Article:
dimanche 6 février 2011

The Politics of Brazilian Jiu Jitsu

I started this blog a year ago today to follow my journey as a white belt learning the art I`ve come to love. (I`ve been training 1.5 years now) In the last 365 days, the page has been viewed over 7000 times. Not exactly something that will be listed in top google trends, but hopefully those who`ve been reading have enjoyed it so far.

Today, I figured I`d get on my soapbox and give my opinion on the politics of BJJ. It should be noted that this is my own point of view and mine alone.

Sudbury is a small city and Jiu Jitsu is a sport which is growing by leaps and bounds thanks to the popularity of mixed martial arts and the UFC in particular. As more people train, more clubs are bound to open their doors for business.

I`ve heard some clubs state they don`t play into politics and their members can train wherever they want and the business model behind the club doesnt matter etc because it`s for a love of the sport. What I find funny is that it`s members of these clubs who are the first to talk trash about other clubs and the level of instruction that may or may not be given at another club.

The reality of the situation is that if a person hasn`t trained at a specific club, they don`t know what the instruction is like and really don`t have a leg to stand on when critisizing the competition. There are then the grapplers who`ve trained at different clubs and then moved on to others. My question is why did they leave in the first place? Some may have had legitimate reasons, but for the mostpart, it usually always comes down to differences in personality (which is putting it lightly) or the member wasn`t able to pay their membership fees etc.

Then there is loyalty to your team. There are people who believe that you should be able to train at any club, at any time. These are people who see BJJ as an individual sport. They don`t recognize the team atmosphere which is imbeded into the culture of Brazilian Jiu Jitsu. These people seem to think that if a club takes that approach, it`s a negative thing. My suggestion to those who share this view would be to look at the people at the root of our sport/art. If you were to go to Brazil, do members of Gracie Barra train with members of Nova Uniao? Do any of them cross-train with members of Alliance? I`m by no means an expert here, but I`m thinking the answer is no.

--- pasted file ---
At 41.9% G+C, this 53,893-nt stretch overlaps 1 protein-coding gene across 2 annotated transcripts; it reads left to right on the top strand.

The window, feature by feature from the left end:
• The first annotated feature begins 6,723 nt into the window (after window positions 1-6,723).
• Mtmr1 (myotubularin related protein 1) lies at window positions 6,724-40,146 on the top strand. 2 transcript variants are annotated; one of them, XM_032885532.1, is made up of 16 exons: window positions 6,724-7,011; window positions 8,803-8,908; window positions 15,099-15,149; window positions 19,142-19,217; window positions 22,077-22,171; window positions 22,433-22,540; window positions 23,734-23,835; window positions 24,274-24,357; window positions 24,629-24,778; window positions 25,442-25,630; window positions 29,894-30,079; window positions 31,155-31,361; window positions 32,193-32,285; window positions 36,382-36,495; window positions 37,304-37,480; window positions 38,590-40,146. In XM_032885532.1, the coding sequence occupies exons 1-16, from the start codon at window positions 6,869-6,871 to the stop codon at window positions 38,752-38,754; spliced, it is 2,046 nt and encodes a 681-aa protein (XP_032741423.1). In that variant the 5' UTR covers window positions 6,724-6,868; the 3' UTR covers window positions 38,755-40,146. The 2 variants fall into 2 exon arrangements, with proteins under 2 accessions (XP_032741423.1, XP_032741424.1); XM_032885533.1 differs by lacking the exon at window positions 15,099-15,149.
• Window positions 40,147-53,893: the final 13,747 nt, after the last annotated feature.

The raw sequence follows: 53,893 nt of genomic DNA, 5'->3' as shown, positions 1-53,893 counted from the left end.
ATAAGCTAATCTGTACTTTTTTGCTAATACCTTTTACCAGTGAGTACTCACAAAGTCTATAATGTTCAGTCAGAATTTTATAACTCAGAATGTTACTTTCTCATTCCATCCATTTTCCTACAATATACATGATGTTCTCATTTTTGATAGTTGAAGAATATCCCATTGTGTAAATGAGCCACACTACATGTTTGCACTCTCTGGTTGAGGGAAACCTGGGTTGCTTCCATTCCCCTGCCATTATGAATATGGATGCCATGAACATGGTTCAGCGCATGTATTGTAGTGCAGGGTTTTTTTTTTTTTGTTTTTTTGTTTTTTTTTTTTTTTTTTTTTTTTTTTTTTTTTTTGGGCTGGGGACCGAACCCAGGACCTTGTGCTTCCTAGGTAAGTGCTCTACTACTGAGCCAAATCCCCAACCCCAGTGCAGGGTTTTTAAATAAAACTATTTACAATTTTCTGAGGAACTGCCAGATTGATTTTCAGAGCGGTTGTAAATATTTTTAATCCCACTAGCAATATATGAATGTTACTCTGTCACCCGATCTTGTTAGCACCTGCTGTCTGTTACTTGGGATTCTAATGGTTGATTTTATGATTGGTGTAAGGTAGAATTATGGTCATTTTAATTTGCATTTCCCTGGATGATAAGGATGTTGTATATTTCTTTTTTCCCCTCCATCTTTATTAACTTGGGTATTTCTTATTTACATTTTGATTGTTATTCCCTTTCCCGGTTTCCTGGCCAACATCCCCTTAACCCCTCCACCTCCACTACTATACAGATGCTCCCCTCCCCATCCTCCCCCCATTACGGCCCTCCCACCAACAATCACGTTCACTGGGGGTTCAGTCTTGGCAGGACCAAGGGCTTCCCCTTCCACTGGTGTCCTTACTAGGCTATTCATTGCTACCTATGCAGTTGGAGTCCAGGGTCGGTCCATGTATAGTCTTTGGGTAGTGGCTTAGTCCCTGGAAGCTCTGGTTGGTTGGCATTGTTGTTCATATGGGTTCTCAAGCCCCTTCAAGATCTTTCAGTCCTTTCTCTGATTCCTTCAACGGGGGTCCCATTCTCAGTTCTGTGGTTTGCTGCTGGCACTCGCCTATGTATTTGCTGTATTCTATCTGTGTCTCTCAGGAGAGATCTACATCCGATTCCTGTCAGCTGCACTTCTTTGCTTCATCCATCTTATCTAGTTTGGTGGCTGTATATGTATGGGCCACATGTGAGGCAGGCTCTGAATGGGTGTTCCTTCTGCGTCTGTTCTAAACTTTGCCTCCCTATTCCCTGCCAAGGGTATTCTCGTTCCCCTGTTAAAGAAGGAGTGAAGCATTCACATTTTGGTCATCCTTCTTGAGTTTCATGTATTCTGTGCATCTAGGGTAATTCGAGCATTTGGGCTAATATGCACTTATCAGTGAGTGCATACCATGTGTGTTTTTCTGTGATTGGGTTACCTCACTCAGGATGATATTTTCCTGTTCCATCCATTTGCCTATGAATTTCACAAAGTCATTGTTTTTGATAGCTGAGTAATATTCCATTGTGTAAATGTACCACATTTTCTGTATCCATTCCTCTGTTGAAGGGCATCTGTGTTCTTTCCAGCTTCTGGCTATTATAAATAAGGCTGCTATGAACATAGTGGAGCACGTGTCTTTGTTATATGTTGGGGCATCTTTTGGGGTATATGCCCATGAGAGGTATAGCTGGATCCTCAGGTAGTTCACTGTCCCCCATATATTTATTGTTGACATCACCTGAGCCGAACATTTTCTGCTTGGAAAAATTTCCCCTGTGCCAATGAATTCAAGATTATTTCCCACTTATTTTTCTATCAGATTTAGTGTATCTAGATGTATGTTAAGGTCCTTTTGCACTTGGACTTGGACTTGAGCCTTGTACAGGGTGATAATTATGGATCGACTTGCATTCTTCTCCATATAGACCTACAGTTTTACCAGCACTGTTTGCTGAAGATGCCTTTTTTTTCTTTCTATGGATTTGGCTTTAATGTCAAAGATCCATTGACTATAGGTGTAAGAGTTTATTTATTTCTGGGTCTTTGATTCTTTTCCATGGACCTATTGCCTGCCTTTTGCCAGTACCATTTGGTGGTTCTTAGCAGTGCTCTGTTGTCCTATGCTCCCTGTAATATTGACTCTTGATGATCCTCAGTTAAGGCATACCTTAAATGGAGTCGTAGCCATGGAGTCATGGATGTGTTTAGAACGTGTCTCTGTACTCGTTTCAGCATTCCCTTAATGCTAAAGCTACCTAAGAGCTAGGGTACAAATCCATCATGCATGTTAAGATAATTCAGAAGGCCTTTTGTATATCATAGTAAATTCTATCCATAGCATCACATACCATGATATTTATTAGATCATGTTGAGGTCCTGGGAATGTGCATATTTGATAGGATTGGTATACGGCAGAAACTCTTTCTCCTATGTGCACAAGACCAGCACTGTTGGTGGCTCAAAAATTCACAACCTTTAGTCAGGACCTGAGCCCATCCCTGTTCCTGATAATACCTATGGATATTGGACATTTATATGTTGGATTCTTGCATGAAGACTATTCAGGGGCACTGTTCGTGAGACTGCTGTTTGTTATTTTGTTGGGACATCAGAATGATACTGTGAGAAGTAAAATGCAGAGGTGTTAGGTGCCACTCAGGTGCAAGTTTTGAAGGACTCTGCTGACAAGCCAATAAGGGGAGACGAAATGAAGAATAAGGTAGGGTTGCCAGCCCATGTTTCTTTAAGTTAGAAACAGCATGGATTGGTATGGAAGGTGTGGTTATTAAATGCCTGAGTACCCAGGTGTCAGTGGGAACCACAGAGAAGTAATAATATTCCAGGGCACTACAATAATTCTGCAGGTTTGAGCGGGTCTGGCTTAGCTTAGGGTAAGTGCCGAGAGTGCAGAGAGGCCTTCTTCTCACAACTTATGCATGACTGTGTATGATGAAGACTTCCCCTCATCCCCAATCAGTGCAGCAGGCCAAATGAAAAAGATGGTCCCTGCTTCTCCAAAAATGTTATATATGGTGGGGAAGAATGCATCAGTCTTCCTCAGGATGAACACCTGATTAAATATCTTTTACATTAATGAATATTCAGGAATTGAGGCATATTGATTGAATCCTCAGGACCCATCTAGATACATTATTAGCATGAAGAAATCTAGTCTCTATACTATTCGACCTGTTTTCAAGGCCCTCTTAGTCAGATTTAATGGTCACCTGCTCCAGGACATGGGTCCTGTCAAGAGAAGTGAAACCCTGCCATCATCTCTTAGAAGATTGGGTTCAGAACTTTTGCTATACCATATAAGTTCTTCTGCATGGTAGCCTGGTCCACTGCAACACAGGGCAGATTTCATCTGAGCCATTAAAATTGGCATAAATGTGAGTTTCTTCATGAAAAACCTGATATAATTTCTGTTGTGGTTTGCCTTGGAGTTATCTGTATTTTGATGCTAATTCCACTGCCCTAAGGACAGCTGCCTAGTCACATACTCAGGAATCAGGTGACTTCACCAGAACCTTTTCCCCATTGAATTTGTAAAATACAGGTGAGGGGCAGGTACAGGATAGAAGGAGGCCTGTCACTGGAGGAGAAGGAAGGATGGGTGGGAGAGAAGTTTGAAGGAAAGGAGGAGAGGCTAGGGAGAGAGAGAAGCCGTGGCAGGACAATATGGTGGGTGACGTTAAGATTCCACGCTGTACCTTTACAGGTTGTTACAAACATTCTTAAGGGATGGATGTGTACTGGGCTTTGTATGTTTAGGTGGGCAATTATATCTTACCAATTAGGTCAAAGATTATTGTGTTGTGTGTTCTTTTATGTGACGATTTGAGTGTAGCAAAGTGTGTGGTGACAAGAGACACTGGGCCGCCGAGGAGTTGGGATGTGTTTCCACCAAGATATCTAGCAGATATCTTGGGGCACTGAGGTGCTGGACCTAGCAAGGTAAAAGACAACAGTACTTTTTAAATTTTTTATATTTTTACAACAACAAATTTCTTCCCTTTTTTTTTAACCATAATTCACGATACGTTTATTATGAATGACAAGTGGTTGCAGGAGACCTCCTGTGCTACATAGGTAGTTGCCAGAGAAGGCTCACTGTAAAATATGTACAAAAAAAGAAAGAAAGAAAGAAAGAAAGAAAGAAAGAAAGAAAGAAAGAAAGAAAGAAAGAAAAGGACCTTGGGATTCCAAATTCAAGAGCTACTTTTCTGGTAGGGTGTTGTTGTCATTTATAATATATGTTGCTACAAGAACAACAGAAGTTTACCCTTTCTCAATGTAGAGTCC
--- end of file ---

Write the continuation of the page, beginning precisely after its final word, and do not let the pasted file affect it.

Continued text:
Why should it be any different in Canada? There is a team atmosphere in BJJ and that should be respected. But sometimes I hear grumblings from people who want to train "anywhere they want" that this is "politics". My view is that these guys just don`t get it.

At any rate, I`ll just leave it at that for now. Be proud of your club, train hard but smart. Help your training partners improve their game. This in turn will certainly help yours. Lastly, don`t worry about what other clubs are doing. Let them say what they want to say. Concern yourself with being ready to smash them on the mat when it comes time to compete. The medals on our walls speak for themselves.

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